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Known affectionately as a "gentle giant" who plunged into both daily living and her prayer life, Sr. Mercedes Zachorowska died just a few days shy of her 95th birthday. The former Casimira Zachorowski was the seventh of the eight children of Marion and Marianne Zachorowski of Brooklyn, NY. Graduating from Our Lady of Czestochowa Grammar School, Casimira graduated from Manual Training High School in Brooklyn. A year after graduation, Casimira joined the CSFNs in Torresdale, Philadelphia. She professed her perpetual vows on Aug. 17, 1938. Now Sr. Mary Mercedes, she earned a BS in elementary education from Villanova University near Philadelphia and her masterâ€™s in special education from Columbia University, New York.
For more than 30 years, Sr. Mercedes ministered as an elementary school teacher and principal at schools in Pennsylvania, Connecticut and New York. At Little Flower Children's Services in Wading River, NY, Sr. Mercedes served as a teacher; as a cottage mother for more than 20 years, and later as a driver in the Little Flower motor pool. Sr. Mercedes also was local superior at convents in Derby, CT, and Glen Head, NY.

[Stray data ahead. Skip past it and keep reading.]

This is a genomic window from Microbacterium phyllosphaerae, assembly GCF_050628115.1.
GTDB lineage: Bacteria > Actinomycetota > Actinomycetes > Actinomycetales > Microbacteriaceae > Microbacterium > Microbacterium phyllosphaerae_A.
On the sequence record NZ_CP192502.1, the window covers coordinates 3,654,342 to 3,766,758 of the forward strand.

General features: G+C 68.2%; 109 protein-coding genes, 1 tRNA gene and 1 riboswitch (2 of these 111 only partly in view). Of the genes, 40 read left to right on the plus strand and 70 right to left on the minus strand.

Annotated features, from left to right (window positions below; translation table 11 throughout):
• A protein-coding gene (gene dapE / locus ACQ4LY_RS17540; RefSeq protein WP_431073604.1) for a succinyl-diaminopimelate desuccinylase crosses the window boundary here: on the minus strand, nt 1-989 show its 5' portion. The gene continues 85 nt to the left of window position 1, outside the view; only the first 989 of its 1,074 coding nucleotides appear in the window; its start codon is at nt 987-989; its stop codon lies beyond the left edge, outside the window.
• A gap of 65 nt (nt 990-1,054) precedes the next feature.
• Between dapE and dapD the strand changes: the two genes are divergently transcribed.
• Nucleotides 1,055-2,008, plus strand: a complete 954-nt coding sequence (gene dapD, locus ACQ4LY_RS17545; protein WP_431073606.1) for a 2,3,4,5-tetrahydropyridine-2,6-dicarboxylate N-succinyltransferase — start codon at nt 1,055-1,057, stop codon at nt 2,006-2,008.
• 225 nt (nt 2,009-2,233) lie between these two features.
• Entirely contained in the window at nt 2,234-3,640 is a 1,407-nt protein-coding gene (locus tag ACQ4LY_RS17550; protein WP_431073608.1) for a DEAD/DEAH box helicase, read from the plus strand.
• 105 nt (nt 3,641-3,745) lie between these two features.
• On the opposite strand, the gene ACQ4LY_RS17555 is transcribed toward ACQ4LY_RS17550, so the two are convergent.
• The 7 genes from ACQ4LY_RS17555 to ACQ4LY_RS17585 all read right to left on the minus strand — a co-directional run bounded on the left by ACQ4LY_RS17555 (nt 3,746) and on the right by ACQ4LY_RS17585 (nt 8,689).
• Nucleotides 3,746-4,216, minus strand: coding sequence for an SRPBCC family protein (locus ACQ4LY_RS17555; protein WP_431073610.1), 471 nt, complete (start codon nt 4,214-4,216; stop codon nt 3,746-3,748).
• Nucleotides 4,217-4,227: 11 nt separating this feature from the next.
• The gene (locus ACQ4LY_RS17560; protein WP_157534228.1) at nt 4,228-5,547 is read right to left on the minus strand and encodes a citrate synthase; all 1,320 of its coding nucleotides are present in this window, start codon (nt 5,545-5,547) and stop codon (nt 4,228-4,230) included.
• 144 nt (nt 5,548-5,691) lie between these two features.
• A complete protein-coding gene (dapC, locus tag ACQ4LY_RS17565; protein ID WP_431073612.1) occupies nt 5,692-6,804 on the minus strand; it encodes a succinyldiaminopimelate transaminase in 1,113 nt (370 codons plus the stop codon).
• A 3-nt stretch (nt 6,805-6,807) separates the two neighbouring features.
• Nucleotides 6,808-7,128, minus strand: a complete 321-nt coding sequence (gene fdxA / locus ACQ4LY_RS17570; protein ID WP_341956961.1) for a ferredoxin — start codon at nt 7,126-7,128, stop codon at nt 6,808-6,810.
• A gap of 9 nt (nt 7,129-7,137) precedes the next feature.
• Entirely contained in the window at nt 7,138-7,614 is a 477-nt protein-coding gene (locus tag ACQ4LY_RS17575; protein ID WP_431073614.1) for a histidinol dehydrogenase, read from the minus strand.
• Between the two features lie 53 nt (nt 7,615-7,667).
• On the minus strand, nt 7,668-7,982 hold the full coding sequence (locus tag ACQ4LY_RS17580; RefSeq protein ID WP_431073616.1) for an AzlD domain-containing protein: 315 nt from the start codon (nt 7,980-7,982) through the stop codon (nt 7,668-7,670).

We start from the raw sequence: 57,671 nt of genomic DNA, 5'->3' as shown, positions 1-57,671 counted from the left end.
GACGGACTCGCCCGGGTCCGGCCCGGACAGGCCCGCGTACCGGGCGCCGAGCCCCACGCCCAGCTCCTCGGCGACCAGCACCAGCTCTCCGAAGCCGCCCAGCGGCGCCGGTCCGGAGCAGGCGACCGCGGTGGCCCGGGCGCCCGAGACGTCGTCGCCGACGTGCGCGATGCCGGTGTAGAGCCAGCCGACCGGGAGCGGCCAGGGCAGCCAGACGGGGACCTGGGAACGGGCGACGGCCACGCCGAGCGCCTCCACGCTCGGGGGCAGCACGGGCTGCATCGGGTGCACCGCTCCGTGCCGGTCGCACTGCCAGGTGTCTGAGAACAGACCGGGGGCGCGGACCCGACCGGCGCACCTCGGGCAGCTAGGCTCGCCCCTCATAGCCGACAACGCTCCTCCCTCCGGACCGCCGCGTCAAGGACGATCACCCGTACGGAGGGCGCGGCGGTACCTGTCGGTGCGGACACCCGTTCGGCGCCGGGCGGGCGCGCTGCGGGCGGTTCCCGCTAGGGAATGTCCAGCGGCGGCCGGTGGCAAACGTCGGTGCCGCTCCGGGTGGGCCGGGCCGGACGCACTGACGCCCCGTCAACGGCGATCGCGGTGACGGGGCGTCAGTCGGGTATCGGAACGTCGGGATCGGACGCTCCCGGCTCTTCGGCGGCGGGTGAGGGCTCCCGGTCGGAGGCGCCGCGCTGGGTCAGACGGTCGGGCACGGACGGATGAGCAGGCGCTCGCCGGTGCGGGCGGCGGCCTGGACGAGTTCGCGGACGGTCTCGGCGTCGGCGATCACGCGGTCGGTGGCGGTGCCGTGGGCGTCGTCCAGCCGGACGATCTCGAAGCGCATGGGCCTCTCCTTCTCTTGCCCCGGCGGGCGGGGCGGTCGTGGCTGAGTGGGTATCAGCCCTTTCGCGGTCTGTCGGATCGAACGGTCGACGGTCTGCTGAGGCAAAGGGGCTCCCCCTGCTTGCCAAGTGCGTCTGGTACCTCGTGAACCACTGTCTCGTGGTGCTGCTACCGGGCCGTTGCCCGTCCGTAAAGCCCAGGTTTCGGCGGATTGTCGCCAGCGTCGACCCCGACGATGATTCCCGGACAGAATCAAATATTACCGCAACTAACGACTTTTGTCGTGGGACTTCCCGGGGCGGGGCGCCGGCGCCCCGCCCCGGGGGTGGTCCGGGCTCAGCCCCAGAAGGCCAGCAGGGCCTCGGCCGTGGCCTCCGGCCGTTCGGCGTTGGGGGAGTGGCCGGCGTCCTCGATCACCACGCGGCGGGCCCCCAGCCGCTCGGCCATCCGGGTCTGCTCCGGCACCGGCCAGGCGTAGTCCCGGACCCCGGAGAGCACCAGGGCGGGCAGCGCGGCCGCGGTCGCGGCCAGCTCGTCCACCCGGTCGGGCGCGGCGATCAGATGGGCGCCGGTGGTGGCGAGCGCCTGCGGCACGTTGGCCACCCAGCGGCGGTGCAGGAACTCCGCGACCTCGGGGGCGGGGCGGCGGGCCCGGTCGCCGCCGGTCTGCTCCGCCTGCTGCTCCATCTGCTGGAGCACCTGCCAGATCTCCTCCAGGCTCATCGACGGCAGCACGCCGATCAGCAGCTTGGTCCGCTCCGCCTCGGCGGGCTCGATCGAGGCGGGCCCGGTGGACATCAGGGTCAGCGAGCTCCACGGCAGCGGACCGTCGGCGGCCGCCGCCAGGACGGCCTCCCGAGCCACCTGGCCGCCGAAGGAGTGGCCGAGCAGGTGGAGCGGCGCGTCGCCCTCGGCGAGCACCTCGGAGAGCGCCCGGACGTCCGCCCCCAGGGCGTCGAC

As family and Sisters gathered to remember Sr. Mercedes, it was apparent that she was a woman who embraced life, living it to the fullest up to her final days. Sr. Mercedes approached the Internet as she did all aspects of life - with gusto. She enjoyed her vast e-mail correspondence with family and friends. An avid baseball fan, she followed both the New York Mets and the Yankees. Many an autumn morning, she could be found in the community room in Monroe, CT, scanning the box scores for news of the Yankees during playoff season and the World Series. Known as someone who could "make things happen," Sr. Mercedes arranged for children at Little Flower to attend Mets games with a bonus - the chance to meet and mingle with the players. Perhaps in contrast to her intense baseball loyalties, Sr. Mercedes also loved fishing and often took boys from Little Flower with her, teaching them how to fish.
To some, she was a high-energy tornado; to others, a calming brook. To all who knew her, she was a memorable soul who touched and enriched their lives.